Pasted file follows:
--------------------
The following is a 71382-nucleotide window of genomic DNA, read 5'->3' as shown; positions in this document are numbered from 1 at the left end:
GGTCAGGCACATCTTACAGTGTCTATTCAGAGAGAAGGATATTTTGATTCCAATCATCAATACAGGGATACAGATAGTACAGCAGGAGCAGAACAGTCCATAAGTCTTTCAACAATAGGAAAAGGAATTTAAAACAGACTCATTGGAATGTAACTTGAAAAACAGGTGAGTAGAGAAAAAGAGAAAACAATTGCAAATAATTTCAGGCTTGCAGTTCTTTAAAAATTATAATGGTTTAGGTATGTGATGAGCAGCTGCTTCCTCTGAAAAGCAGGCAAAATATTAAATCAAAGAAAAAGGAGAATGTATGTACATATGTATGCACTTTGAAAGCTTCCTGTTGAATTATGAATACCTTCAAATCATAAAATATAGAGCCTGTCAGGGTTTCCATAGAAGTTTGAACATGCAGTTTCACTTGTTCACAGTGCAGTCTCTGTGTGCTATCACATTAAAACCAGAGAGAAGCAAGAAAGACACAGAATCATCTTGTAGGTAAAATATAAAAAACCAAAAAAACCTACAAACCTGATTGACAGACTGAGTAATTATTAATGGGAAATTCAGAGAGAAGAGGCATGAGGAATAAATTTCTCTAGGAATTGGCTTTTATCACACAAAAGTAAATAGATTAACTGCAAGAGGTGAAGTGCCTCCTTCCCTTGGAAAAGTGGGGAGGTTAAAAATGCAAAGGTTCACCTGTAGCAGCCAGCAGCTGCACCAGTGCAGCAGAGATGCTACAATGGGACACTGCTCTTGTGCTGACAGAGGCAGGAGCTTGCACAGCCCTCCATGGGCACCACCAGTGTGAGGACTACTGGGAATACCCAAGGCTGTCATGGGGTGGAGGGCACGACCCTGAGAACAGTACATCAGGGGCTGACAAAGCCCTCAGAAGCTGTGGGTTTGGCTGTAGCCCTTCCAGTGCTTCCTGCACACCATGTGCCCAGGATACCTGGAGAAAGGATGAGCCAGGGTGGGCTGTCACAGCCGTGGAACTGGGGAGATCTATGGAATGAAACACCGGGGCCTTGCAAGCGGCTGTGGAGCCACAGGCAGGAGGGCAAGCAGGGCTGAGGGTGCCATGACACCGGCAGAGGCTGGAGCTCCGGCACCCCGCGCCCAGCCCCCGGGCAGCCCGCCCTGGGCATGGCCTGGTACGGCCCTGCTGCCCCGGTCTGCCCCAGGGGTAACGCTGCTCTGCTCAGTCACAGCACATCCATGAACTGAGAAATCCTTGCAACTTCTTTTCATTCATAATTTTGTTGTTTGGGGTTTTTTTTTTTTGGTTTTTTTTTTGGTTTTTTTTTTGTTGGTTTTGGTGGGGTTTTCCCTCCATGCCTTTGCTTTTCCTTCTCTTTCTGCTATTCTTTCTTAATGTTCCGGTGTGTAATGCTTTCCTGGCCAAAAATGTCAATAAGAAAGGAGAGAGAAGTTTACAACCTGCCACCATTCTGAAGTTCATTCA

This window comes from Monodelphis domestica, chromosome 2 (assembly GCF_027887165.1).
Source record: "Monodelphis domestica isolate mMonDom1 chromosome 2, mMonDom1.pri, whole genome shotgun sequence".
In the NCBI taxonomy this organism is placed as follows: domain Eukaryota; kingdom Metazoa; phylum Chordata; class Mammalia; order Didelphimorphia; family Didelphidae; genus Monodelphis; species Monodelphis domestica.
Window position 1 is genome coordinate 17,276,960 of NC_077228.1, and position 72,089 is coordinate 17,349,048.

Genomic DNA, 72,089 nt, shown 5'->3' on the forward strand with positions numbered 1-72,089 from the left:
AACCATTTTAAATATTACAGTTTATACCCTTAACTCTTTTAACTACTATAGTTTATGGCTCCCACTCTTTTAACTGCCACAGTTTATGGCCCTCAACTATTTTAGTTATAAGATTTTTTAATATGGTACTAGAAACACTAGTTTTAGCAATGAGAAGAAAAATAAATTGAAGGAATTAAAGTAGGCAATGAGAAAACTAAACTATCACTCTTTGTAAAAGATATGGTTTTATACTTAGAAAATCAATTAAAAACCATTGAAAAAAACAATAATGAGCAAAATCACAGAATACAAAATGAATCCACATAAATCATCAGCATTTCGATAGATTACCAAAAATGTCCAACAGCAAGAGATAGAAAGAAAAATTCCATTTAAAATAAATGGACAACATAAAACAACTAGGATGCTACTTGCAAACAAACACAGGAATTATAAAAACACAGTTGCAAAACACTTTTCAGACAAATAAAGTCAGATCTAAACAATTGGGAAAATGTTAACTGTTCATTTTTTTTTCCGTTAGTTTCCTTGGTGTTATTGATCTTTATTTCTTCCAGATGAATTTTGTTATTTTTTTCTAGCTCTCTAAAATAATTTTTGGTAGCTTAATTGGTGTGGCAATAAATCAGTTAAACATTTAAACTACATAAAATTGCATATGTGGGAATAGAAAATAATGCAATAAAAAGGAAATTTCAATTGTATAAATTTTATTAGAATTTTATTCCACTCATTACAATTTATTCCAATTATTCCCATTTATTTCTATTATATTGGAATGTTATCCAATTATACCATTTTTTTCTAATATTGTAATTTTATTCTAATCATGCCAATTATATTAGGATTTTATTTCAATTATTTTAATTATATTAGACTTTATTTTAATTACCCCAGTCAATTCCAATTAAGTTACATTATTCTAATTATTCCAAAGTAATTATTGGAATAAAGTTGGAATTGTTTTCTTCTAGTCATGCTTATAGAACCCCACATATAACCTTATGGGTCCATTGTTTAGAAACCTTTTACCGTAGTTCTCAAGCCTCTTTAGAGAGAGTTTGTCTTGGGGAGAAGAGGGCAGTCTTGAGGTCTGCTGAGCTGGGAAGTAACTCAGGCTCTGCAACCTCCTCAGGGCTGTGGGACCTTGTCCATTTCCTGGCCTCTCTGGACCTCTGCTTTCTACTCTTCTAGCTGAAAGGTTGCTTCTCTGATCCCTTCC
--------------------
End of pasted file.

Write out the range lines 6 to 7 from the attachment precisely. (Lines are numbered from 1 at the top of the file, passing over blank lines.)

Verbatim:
Window position 1 is genome coordinate 17,276,960 of NC_077228.1, and position 72,089 is coordinate 17,349,048.

Genomic DNA, 72,089 nt, shown 5'->3' on the forward strand with positions numbered 1-72,089 from the left: